Robbie Brennan, 16 from Boston, Mass. works to cut down tamarisk plants in the Buckhorn Draw.
Lee Gaston will work all five projects this summer.
A tired but still exuberant and enthusiastic group of Order of the Arrow scouts completed their tamarisk removal project and held their closing ceremonies on Friday evening. The actual work project began on June 16 and continued through June 20.
During the week they worked around Joe's Valley Reservoir and in the Buckhorn Draw in the bottom and up the side canyons. The scouts exceeded their goal and did so with less scouts than expected. Original numbers estimated 1,000 scouts would be able to attend the project but at the beginning of the event, 550 scouts actually made the trip to the Manti-LaSal service project.
At the closing ceremonies, John Fagan said, "We have had a blast. This has been the beginning of a journey. You have become the leaders of tomorrow. This has been an awesome week and you did it. You have been a vital part of Arrowcorps 5, the largest service project ever in the United States. It works out to 50 acres per person for tamarisk removal. Thirty-three miles of tamarisk removed, you have made a significant environmental change and you have saved three important areas to Utah and to our nation. You have made history and changed the future. But the impact has just begun. Three thousand more Arrowmen will change the future with cheerful enthusiasm. I offer my sincere congratulations on this week of service," said Fagan.
Fagan also reminded the scouts they will receive a patch for their Arrowcorps service. He said to let this patch remind them of the work represented. "It is the experience that the patch represents that makes it worth something," said Fagan.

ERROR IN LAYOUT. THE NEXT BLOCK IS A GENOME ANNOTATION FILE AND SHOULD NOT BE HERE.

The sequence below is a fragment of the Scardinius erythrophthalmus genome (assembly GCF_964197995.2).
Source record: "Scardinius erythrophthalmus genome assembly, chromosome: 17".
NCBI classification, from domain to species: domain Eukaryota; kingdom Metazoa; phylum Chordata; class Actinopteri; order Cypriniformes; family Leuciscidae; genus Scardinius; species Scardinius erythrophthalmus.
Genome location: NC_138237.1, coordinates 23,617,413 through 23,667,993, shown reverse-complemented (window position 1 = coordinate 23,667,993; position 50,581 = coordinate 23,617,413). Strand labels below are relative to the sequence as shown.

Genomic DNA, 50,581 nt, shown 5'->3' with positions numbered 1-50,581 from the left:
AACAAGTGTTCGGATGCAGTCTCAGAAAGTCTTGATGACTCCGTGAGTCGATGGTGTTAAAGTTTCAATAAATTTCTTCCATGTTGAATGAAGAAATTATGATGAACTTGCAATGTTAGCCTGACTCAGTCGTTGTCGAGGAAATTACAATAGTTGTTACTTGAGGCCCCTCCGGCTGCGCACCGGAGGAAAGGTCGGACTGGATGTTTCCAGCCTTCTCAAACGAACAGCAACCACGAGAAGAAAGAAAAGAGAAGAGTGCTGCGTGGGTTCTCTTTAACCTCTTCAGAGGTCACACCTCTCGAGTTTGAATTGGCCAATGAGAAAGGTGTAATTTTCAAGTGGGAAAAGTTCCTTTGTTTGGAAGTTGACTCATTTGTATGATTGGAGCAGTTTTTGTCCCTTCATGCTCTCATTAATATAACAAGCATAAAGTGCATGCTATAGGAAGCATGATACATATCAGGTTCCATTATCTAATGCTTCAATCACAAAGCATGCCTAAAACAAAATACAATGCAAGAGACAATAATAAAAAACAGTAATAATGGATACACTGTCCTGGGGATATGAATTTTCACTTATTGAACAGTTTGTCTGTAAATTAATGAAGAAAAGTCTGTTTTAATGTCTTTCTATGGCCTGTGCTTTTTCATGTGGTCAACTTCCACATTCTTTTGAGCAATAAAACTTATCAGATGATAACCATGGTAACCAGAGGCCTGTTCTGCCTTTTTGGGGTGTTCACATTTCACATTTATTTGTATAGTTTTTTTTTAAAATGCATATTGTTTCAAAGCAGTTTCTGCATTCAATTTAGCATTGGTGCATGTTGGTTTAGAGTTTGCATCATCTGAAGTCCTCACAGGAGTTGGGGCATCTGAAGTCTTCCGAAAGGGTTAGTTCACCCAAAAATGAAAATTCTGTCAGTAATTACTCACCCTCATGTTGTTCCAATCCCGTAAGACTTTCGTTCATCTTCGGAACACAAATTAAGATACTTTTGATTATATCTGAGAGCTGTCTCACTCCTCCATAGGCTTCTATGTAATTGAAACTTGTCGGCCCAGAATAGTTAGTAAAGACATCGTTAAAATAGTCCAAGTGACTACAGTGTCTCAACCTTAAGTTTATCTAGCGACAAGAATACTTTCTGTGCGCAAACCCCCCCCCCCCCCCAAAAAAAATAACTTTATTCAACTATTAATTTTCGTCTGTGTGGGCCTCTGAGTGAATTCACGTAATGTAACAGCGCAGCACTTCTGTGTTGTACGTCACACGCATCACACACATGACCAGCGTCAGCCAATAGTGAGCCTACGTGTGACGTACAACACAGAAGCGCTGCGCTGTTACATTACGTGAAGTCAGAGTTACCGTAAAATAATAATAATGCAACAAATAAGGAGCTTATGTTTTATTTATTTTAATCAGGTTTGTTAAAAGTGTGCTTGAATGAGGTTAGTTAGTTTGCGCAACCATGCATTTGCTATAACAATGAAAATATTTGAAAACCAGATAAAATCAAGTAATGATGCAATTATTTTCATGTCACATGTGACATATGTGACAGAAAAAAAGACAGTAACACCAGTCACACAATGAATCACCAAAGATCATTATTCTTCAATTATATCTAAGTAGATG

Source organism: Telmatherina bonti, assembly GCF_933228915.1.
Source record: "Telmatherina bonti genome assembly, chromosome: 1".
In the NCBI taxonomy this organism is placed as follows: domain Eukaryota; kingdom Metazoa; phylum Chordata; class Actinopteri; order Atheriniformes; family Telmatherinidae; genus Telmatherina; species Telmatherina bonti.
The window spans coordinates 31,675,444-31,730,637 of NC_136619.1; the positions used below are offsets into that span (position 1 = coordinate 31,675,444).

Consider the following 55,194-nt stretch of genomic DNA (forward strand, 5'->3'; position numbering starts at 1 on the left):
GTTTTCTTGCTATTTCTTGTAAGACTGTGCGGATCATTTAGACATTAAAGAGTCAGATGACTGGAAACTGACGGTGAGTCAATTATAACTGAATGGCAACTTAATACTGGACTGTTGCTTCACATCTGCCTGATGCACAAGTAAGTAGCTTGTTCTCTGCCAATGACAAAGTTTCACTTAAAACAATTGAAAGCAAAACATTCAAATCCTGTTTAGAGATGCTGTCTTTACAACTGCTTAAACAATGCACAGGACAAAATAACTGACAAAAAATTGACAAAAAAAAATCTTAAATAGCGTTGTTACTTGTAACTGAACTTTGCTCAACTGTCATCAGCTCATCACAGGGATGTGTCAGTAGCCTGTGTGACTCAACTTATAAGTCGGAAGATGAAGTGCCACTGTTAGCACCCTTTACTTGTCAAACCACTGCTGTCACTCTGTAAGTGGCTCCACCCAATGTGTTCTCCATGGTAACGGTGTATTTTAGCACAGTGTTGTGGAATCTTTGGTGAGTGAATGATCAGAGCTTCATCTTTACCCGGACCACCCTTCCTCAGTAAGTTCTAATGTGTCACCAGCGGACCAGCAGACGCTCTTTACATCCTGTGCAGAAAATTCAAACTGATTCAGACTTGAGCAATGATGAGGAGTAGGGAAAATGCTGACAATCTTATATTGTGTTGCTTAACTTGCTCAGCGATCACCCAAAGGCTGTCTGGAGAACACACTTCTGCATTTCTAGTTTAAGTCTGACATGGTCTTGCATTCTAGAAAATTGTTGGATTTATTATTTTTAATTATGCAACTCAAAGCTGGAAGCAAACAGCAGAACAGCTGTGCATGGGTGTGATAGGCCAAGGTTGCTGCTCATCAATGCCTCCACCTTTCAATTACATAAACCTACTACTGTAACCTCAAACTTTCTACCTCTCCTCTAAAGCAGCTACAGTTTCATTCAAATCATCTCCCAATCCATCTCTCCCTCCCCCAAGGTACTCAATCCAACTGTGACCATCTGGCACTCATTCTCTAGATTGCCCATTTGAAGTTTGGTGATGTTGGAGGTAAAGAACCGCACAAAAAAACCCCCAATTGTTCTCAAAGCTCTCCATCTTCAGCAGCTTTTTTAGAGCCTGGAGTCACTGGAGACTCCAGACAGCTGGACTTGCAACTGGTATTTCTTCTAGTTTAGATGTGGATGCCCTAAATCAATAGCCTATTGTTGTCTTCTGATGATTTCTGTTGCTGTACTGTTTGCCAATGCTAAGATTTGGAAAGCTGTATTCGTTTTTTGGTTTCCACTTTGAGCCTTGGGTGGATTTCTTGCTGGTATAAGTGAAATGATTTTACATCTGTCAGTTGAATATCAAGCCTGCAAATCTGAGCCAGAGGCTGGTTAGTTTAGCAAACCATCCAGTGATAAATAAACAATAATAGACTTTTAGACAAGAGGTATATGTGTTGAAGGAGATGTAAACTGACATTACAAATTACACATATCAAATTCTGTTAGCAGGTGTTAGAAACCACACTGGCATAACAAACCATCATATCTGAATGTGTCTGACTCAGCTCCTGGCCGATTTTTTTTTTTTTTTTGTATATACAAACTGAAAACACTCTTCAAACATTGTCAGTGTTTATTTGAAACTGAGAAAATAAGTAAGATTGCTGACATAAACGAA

"Live a life of service, continue your service and lead others in service. Take that home with you. Let the arrow patch remind you of your service here. We will encounter each other again along this path," said Fagan.
Mark Rey the Undersecretary of the Department of Agriculture spoke to the scouts in their closing ceremony. He remarked the US Forest Service and the Boy Scouts are a lot alike. The forest service was founded in 1905 and the scouts in 1908. "I can't think of a better partnership. This is the largest service project in the history of the forest service," said Rey.
The project on all five forests equates to 250,000 man hours of service and the equivalent of $5 million monetary value. Rey asked the scouts to consider making the forest and land management a career. "You have built friends from around the country and learned about the resources. Most importantly you have spent a week working outdoors. Chief Abigail Kimbell wants young people to connect with nature and to have a love of the land. This work you have done goes beyond the value to the ecosystem. The lessons learned will continue for a lifetime. Through the next generation and beyond. Look back on this experience with satisfaction for a job well done and you were a part of it," said Rey.
Wayne Ludington of the Price Bureau of Land Management office spoke to the scouts. He said the BLM isn't as high a profile agency as the forest service but they are the largest land management organization. "You cleared 23 miles in the Buckhorn drainage which is one of the most high recreational use areas of the Swell. The Buckhorn is also a high resource area with eagles, mule deer and falcons. The work done will be a great help in restoring the area. Your work set back the invasion of the tamarisk and we will work to keep them out," said Ludington.